Meanwhile, having it on none frees you up to be more responsive to the game. This is better suited for players with excellent finger twitch skills, but perhaps lower anticipation abilities.
Failed Experiments Are Key
Whether you’re looking for the perfect player, chemistry style, formation or tactic, you will never improve without stepping out of your comfort zone when you’re unhappy with your gameplay.
Valerio has been able to hit 36-37 wins very consistently over the last couple of months, and he’s been having lots of success using the 433(5) formation. He didn’t just stumble upon it though; it gradually became a viable option after lots of trial and error.
It’s also very important to be tying this back to your strengths. The 433(5) formation may be a good one, but it also requires a certain mentality and approach to the game. If you like to play a very direct style, simply trying this without making any adjustments to how quickly you bring the ball up the field will do more harm than good.
The key is to assess your own style first. Do you like to keep the ball for long periods of time, or do you want to try to score with every attack as quickly as possible? Once you figure out where you fall on those 2 extremes, try experimenting with a formation that you think will help you achieve that.
For example, if you aim to keep possession, you’re going to want a midfield 4 or 5. If you want to always be on the attack, having 3 attacking players would enable you to make quick passing movements at the front.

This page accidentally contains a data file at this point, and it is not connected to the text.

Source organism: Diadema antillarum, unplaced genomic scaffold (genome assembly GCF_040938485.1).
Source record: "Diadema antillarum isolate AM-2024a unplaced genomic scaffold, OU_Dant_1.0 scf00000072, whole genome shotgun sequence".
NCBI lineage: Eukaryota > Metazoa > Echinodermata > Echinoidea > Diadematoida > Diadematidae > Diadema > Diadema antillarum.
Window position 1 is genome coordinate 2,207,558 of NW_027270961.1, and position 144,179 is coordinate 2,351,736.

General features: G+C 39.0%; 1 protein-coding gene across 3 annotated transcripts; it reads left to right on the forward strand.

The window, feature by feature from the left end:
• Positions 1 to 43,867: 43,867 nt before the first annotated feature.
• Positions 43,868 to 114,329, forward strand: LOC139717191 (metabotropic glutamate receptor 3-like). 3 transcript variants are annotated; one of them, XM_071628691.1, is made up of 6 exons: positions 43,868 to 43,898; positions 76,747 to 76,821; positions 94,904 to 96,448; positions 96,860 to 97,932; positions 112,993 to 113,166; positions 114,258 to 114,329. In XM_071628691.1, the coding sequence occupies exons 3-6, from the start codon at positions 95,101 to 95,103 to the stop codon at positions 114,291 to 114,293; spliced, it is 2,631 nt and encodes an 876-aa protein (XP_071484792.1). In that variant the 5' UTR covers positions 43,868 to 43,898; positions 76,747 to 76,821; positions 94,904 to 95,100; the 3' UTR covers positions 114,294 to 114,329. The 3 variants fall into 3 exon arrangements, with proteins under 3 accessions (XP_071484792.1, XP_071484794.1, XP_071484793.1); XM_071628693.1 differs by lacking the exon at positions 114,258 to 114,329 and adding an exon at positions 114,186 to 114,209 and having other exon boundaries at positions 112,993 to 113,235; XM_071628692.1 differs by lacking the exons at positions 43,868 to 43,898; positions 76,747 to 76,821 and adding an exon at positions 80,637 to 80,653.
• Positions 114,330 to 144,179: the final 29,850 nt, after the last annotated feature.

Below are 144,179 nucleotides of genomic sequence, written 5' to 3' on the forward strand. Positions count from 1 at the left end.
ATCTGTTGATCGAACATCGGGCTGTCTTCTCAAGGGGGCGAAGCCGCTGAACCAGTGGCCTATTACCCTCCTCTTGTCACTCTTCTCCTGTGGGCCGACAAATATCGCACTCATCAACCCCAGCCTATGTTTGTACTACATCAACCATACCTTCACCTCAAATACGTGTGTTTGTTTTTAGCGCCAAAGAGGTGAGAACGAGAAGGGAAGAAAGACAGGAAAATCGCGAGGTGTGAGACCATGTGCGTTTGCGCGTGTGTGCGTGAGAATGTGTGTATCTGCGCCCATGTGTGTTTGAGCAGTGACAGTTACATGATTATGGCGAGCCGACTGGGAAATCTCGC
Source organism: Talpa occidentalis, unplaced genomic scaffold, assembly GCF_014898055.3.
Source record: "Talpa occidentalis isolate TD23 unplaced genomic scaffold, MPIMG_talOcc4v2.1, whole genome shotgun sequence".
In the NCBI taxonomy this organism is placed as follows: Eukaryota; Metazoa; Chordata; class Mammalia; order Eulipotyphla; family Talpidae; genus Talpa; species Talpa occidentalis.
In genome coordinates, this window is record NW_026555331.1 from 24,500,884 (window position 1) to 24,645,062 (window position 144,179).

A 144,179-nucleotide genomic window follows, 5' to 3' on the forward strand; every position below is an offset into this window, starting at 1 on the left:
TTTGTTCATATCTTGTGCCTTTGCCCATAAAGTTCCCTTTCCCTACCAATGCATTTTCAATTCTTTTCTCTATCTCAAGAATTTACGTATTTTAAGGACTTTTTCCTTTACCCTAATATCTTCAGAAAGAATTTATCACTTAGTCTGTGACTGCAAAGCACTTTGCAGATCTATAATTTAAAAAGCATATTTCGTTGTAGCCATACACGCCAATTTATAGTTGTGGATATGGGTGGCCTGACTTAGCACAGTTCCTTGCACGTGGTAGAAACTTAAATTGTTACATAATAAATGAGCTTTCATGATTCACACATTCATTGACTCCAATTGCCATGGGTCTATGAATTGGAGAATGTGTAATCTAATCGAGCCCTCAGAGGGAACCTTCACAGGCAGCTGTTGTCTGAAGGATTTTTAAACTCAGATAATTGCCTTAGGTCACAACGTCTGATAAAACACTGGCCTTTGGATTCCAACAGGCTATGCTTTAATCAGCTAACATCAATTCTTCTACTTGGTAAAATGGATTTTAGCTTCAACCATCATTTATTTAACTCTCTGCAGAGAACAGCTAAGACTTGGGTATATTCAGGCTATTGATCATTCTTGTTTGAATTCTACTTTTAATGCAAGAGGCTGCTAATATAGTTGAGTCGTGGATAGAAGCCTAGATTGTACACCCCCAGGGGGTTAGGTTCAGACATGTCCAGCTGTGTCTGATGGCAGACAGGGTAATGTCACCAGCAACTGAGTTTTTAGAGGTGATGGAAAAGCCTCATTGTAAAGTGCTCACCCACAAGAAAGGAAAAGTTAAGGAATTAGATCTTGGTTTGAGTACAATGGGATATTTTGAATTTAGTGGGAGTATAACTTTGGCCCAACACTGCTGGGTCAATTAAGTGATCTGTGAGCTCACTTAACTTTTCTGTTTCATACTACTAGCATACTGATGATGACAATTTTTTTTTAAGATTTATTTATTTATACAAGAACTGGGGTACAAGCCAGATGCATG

As always, experimentation is important.
Finding somebody of a similar skill level to play lots of practice games is the best way to improve. The more you play, the more you will figure each other out, and the more you will be forced to come up with new ways to break each other down.
It it happens that one of you eventually starts lagging behind, it’s important to call each other out, and see what led to this situation. You never want to be in a scenario where one of the two players consistently wins by a large margin over a longer period of time.
If such a situation occurs, it’s time for a new training buddy. Everyone learns at their own pace, so there’s no reason for you to stunt your own growth by playing someone way better or way worse than you.
If you can’t find time to play each other, finding someone else to review your gameplay can also be helpful. You can take turns in sending each other short reports on things that you could have done differently. Fresh eyes and brains can always lead to new discoveries.
FUT FM Episode 46 Highlights
1:51 Valerio's FIFA start
5;40 First look at formations and customs
7:29 433 experimentation
11:01 FIFA 17 T100 formations and tactics
12:10 FIFA 17 vs FIFA 18 defending
13:40 From casual to T100
14:45 importance of a mentor
16:28 FIFA18 journey begins
19:39 Settings customization
23:35 False 9 tactics
27:48 WL results depending on formation
30:23 eMLS Cup talk
32:38 FIFA 18 failed experiments
40:57 Training buddies
51:14 Positive and negative mentality